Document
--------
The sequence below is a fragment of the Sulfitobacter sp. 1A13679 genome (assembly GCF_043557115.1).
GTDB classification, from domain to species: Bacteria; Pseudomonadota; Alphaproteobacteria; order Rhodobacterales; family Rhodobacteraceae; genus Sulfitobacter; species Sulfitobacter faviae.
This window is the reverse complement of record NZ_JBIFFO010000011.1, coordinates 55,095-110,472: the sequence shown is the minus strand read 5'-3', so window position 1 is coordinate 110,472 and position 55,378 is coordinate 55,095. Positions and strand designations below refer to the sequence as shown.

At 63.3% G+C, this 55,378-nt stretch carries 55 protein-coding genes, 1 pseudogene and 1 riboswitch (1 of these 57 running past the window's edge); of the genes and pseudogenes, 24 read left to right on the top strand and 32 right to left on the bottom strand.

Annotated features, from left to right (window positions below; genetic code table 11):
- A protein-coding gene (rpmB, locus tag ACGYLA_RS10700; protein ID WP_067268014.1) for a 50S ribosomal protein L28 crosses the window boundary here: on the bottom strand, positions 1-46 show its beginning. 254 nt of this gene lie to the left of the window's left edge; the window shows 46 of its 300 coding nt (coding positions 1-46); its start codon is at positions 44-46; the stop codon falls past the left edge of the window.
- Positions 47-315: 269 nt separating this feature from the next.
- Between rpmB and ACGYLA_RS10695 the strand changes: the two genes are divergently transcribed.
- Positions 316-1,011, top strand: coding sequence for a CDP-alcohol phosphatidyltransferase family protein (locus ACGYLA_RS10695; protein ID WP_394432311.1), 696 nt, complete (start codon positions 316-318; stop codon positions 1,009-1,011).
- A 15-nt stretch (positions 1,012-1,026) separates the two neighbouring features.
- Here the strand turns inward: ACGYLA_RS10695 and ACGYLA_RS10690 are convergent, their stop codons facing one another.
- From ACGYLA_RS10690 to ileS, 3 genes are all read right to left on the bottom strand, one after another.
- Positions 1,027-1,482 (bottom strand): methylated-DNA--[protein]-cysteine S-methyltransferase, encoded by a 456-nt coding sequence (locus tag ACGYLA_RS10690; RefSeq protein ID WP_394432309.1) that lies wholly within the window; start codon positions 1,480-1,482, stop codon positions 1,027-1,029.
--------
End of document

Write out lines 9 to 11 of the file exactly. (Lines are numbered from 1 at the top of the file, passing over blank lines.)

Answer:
- Positions 316-1,011, top strand: coding sequence for a CDP-alcohol phosphatidyltransferase family protein (locus ACGYLA_RS10695; protein ID WP_394432311.1), 696 nt, complete (start codon positions 316-318; stop codon positions 1,009-1,011).
- A 15-nt stretch (positions 1,012-1,026) separates the two neighbouring features.
- Here the strand turns inward: ACGYLA_RS10695 and ACGYLA_RS10690 are convergent, their stop codons facing one another.